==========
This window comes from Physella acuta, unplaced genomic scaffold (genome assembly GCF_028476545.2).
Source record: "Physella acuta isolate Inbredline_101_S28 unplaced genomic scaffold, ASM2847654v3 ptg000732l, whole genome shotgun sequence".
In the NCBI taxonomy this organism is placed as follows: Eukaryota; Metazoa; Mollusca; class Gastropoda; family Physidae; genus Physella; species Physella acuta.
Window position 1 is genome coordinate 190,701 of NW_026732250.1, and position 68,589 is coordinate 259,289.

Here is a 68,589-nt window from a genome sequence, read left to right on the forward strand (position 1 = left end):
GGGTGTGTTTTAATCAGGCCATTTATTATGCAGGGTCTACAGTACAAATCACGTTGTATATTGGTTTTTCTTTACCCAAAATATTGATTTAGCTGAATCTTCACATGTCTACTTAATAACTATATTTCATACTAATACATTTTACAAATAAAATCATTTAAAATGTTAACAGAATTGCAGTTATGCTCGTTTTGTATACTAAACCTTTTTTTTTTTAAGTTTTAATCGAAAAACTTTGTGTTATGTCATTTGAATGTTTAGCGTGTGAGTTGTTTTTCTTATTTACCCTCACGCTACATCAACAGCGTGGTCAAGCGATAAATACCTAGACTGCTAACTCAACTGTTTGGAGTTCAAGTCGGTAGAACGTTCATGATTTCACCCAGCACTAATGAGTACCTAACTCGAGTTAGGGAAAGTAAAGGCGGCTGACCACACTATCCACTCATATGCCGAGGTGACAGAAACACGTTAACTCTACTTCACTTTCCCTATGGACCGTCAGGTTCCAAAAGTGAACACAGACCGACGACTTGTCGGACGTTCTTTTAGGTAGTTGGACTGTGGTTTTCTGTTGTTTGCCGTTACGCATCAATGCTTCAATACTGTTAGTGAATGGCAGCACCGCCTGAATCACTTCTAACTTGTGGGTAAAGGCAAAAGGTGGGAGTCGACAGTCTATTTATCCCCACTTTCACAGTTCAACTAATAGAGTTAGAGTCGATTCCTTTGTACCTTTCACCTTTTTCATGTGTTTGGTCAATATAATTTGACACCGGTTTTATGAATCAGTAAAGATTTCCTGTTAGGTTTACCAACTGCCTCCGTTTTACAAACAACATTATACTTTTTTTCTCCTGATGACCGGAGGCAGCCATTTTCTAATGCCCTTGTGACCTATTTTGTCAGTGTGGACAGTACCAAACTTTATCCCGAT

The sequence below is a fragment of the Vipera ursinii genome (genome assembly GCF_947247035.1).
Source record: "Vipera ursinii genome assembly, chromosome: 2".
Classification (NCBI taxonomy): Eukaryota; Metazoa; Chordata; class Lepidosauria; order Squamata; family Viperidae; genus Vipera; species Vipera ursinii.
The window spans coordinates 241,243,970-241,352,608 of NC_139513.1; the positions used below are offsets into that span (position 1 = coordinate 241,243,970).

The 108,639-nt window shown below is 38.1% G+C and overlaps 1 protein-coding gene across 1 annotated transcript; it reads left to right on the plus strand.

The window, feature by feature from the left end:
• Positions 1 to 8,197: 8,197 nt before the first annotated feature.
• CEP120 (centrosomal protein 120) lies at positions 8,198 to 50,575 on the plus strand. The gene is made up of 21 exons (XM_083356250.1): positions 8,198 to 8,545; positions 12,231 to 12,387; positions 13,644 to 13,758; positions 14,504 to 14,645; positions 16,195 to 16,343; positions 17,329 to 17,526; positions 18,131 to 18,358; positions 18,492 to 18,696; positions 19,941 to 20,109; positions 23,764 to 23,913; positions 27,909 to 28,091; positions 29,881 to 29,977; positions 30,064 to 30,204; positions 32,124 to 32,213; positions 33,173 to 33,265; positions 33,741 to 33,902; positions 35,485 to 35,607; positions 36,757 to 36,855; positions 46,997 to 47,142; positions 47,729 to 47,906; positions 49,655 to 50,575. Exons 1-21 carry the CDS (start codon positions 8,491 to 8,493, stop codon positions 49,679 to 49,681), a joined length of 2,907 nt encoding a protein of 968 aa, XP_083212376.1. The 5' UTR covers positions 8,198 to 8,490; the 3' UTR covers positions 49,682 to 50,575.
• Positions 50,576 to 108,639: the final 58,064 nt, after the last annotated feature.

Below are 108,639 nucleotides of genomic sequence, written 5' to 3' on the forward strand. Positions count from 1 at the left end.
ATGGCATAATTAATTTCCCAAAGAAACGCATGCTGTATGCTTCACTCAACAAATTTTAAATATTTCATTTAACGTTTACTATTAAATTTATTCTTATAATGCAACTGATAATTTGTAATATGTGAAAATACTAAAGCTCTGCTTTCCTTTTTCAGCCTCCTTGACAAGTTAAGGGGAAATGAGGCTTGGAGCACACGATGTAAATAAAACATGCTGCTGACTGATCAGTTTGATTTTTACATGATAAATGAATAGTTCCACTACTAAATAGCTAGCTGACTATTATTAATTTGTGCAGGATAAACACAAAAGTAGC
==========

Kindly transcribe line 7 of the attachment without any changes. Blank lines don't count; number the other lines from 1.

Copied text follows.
The sequence below is a fragment of the Vipera ursinii genome (genome assembly GCF_947247035.1).